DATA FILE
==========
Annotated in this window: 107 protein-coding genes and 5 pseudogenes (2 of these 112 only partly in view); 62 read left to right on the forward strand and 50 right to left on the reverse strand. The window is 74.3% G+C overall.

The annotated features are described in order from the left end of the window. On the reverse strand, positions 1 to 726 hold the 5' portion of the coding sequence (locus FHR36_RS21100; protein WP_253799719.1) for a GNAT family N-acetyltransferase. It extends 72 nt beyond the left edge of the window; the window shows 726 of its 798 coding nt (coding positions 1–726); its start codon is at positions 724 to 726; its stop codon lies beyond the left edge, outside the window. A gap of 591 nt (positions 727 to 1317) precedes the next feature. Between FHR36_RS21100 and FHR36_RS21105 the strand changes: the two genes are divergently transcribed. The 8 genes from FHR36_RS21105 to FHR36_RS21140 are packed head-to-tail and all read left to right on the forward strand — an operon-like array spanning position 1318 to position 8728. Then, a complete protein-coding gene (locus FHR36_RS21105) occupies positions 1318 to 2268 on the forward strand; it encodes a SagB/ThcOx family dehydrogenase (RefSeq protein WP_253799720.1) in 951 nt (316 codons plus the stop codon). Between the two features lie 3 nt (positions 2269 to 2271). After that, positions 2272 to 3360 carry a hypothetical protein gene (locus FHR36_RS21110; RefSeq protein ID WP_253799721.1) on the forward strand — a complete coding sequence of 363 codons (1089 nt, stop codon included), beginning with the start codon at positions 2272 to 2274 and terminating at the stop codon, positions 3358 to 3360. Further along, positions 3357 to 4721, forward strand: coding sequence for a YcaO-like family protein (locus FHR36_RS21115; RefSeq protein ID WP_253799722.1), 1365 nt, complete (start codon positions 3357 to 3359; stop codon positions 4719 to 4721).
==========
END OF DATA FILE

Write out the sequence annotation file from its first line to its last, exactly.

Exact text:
Annotated in this window: 107 protein-coding genes and 5 pseudogenes (2 of these 112 only partly in view); 62 read left to right on the forward strand and 50 right to left on the reverse strand. The window is 74.3% G+C overall.

The annotated features are described in order from the left end of the window. On the reverse strand, positions 1 to 726 hold the 5' portion of the coding sequence (locus FHR36_RS21100; protein WP_253799719.1) for a GNAT family N-acetyltransferase. It extends 72 nt beyond the left edge of the window; the window shows 726 of its 798 coding nt (coding positions 1–726); its start codon is at positions 724 to 726; its stop codon lies beyond the left edge, outside the window. A gap of 591 nt (positions 727 to 1317) precedes the next feature. Between FHR36_RS21100 and FHR36_RS21105 the strand changes: the two genes are divergently transcribed. The 8 genes from FHR36_RS21105 to FHR36_RS21140 are packed head-to-tail and all read left to right on the forward strand — an operon-like array spanning position 1318 to position 8728. Then, a complete protein-coding gene (locus FHR36_RS21105) occupies positions 1318 to 2268 on the forward strand; it encodes a SagB/ThcOx family dehydrogenase (RefSeq protein WP_253799720.1) in 951 nt (316 codons plus the stop codon). Between the two features lie 3 nt (positions 2269 to 2271). After that, positions 2272 to 3360 carry a hypothetical protein gene (locus FHR36_RS21110; RefSeq protein ID WP_253799721.1) on the forward strand — a complete coding sequence of 363 codons (1089 nt, stop codon included), beginning with the start codon at positions 2272 to 2274 and terminating at the stop codon, positions 3358 to 3360. Further along, positions 3357 to 4721, forward strand: coding sequence for a YcaO-like family protein (locus FHR36_RS21115; RefSeq protein ID WP_253799722.1), 1365 nt, complete (start codon positions 3357 to 3359; stop codon positions 4719 to 4721).